Dec. 4 , 2006
Woodland Township keeps things moving
By Jenni Sebora
“Good” gravel is a tough commodity to come by, and most townships are dealing with finding gravel sources.
Woodland Township has gotten lucky recently. It found a good source of gravel at a reasonable cost to maintain its 47 miles of township roads that are all gravel, eight-year Woodland Township supervisor Jim Trombley noted. Current chair and 31-year township board member Ken Pawelk agreed.
“Finding gravel is an issue. We were lucky to find a good source and got a good charge or cost on it,” Trombley said.
And this gravel source is a fairly large pit that will meet the gravel needs of Woodland Township for five-plus years, Trombley noted.
“We’re set for quite a few years (regarding gravel supply),” Pawelk added.
The township has also purchased a “new” tandem truck from Watertown Township, which Pawelk noted was in good shape and will be used for hauling gravel.
It has been cheaper for them to do their own gravel hauling, Pawelk added.
Aside from putting gravel on the roads, the township also offers dust control to the township residents at cost, and completes dust control in certain spots on the road as needed, Trombley noted.
To complete all the required road maintenance duties and to better serve the roads, as Trombley put it, Woodland Township has recently hired a second road maintenance employee.
Aside from all of the mentioned road duties as well as other road maintenance tasks, another major job for the maintenance employees is checking the road signs to make sure all of the signs are up, Pawelk explained.
Just as obtaining good and adequate gravel supply is an issue for many townships, so are annexation and land use issues.
To help make the annexation process move more smoothly, Woodland Township has annexation agreements in place with the cities of Montrose and Waverly.
“That’s helped out a lot a lot less headaches,” Pawelk said of the agreements.
Trombley agreed. “It works out well.”
Five fire districts serve Woodland Township, which include Howard Lake, Waverly, Montrose, Watertown, and Winsted.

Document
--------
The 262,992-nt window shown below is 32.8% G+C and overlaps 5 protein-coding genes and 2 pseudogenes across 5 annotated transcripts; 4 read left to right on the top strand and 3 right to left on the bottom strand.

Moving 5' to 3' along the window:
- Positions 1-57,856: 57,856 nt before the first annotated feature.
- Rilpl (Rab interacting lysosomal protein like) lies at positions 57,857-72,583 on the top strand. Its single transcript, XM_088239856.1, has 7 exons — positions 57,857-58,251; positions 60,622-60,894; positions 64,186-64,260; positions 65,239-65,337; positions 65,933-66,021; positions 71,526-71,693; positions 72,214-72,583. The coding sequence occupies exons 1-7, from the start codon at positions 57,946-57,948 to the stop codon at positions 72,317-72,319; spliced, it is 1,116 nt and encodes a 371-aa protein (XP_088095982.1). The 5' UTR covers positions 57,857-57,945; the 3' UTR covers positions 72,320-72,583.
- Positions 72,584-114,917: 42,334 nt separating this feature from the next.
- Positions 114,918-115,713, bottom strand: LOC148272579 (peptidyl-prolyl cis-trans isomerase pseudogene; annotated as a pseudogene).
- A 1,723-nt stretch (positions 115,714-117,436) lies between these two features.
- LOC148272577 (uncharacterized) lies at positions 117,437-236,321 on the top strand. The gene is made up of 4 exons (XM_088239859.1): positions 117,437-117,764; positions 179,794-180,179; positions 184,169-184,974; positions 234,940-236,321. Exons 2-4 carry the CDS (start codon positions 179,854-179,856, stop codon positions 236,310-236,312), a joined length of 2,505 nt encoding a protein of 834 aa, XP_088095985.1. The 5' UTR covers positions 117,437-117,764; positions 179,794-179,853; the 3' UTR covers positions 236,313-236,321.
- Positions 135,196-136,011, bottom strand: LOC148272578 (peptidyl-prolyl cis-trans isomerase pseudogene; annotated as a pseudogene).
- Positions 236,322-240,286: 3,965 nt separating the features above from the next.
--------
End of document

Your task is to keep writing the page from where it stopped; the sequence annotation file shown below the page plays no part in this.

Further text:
A dry hydrant is currently being installed off of Lake Ida, which will provide water protection for the township as well as other areas.
The hydrant was put in by request of the Winsted Fire Department with a lot of input from the Department of Natural Resources, Trombley noted.
Trombley added that the hydrants are especially beneficial for all of the barns in the township in case of fire because the trucks can fill up directly from the lake.
And, of course, one cannot speak of Woodland Township without mentioning its new town hall. Township business has been conducted from the new township hall for over a year now, which has been positive for the township in numerous ways.
“I think more people are interested (in township business) because of the new town hall,” Trombley said.
And taxes were lowered in the township this past year due to the sale of the former township hall.
Township voters overwhelmingly supported the construction of the new hall, and Trombley attributes this positive support to need, liability issues of the former hall, and the process used to determine the needs for the new hall.
A building committee, consisting of township board members and residents, determined the best building plan for the new hall by studying other township halls, looking at various building plans, meeting with local contractors and working together.
The hall is centrally located in the township at Clementa Ave., Montrose.